Project Convergence Exercises Help Shape Future Army

Project Convergence Exercises Help Shape Future Army

Gen Murray speaks
Photo by: Mike Morones for AUSA

Project Convergence 21 kicked off Oct. 12 as senior leaders outlined the importance of this “campaign of learning” to the Army’s efforts to shape the force for the future.

“It informs how the Army’s going to fight in the future and how we organize for the future, and it also informs our [science and technology] investments going forward,” said Lt. Gen. James Richardson, deputy commanding general of Army Futures Command.

Speaking at a contemporary military forum at the Association of the U.S. Army’s 2021 Annual Meeting and Exposition, Richardson said Project Convergence is not just a single event at Yuma Proving Ground, Arizona. “We have had 22 events this year that have led up to Project Convergence 21,” he said.

Leaders envision the six weeks soldiers will spend at Yuma Proving Ground and other locations starting Oct. 12 as more of a capstone event, said Gen. Mike Murray, commanding general of Futures Command. “It’s a year’s worth of experimentation with a capstone event,” he said, adding that “at its heart, Project Convergence is a campaign of learning for the Army, and it’s more than just the technology.”

The technology and how it’s used “really drives us to begin to learn about how we will have to fight differently in the future,” Murray said. It’ll also help the Army determine what types of units are no longer valuable on the future battlefield, what units must be modified, and what new units are needed, Murray said.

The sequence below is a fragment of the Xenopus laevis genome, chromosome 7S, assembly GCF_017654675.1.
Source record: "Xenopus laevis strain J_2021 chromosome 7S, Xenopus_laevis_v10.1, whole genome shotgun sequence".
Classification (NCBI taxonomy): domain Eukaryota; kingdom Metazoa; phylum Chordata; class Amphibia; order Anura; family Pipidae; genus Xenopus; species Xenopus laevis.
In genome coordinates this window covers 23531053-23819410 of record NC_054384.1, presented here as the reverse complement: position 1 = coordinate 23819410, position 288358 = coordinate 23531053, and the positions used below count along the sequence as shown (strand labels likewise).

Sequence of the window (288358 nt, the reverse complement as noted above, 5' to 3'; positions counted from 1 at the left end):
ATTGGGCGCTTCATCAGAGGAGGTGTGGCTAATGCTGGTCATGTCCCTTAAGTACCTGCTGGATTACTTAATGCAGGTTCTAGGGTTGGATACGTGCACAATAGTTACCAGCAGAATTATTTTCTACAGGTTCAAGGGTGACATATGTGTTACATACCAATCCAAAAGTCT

This year, Project Convergence will include the other services, Richardson said. “We’ve done that because we don’t fight as an Army, we fight as a joint team,” he said. Three-star representatives from all the services, including the Space Force, have been planning and preparing for Project Convergence 21 for months, Richardson said.

Project Convergence 21 was “joint from inception,” Murray said, and the exercises will study seven “joint problems we think future joint force commanders will face in the future.”

Also this year, soldiers from the 82nd Airborne Division and the Multi-Domain Task Force at Joint Base Lewis-McChord, Washington, will be the centerpieces of the six-week exercises.

“It’s soldiers in the dirt with scientists, looking at these technologies, experimenting with these technologies,” Richardson said. “Some things are going to work, and some things are not going to work, and it’s a good thing to call the ball and stop spending money if something is not going to work.”

— Michelle Tan